“Full vs. Sick”

On the hunger-fullness scale, Americans generally feel stuffed or sick after Thanksgiving.  The goal is to feel a 7 (see chart below), i.e., completely satisfied.  More often than not, it is easy to feel anywhere between an 8 (full) and 10 (sick).  Here are three tactics you can employ to feel a comfortable 7 at tomorrow’s feast.

1. Sip versus Chug

Unless the goal is to be drunk (although, not a bad idea if you join my Thanksgiving Dinner), you can try following the one-drink-max-per-hour rule.  Additionally, sipping versus chugging will help avoid extra calories.  Most festive holiday cocktails include sugar cane or syrups, which can add 100-200 calories on top of the 100 calories from alcohol.   For diet-friendly alcohol choices read a previous DHB.  Not in that post: if you enjoy champagne, it is easy to sip slowly (due to the fizz) and low in calories (80-120 per glass).

2. Skip Seconds

What’s worse than one piece of pumpkin pie?  Two.  The real flavor and pleasant surprise to the tongue comes within the first few bites.  Second helpings of hors d’oeuvres (+300 kcal), appetizers (+300 kcal), the main course (+500 kcal) and dessert (+400 kcal) will account for consuming two times the normal caloric intake for the day.  This is how one teeters the scale from feeling full to sick.  Skipping seconds saves those extra 1500 calories, across the board.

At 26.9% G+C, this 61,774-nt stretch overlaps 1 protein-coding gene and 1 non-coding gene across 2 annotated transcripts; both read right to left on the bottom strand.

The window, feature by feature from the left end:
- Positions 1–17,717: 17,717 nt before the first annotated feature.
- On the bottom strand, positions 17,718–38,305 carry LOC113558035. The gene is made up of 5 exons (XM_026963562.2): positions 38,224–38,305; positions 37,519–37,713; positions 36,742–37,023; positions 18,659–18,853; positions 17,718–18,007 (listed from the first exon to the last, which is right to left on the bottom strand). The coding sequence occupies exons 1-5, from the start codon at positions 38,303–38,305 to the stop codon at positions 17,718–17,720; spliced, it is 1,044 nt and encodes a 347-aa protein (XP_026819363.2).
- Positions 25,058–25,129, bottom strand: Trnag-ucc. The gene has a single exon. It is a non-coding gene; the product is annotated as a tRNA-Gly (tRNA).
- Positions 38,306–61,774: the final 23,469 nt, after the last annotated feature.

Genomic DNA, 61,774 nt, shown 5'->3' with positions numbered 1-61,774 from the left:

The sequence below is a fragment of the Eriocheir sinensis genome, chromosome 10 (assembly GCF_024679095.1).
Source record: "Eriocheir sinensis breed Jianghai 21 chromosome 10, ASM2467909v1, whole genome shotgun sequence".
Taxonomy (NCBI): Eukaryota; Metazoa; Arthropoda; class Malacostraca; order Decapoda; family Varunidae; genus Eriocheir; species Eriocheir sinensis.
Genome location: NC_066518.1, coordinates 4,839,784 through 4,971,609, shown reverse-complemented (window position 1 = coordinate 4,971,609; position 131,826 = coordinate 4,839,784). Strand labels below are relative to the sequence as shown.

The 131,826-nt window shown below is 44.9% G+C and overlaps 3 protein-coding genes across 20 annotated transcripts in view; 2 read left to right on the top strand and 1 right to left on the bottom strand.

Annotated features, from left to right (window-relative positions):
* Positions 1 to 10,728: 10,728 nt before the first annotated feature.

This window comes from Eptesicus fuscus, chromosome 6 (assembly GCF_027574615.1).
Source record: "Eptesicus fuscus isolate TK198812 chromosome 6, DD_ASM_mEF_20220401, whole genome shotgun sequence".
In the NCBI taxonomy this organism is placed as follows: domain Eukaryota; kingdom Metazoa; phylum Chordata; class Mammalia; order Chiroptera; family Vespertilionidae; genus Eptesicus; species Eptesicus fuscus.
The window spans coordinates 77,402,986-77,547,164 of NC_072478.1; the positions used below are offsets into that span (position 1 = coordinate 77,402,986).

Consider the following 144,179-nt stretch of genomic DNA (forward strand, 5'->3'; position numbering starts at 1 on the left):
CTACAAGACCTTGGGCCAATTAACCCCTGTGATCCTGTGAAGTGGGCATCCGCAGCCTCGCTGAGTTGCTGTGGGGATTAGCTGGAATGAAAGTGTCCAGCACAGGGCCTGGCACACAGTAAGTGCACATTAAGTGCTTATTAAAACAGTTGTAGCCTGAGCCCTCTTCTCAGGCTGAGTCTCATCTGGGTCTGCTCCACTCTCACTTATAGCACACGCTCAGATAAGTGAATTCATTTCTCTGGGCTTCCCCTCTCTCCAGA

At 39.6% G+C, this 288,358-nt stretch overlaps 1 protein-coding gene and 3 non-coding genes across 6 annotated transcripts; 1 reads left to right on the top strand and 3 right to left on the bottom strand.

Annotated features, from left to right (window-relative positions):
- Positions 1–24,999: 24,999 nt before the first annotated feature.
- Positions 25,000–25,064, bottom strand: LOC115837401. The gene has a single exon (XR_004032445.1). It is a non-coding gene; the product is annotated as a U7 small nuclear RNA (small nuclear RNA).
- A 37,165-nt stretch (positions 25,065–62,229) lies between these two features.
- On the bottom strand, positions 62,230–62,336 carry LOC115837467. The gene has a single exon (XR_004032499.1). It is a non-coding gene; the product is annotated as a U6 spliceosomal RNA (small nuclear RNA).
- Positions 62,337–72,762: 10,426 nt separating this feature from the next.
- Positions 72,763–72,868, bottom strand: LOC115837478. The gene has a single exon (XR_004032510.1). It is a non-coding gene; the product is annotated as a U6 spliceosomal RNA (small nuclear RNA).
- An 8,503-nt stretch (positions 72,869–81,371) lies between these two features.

3. Say No

Just because ‘Aunt Whoever’ baked a home-made version of green bean cream-filled casserole does not mean you need to eat it.  A simple, “it looks delicious,” is enough to satisfy the baker without satisfying your belly.  Plus they never actually watch you eating it (unless they are the food police, in which case, that’s just freaky and wrong!)  Better to save the calories on foods you wish to savor.



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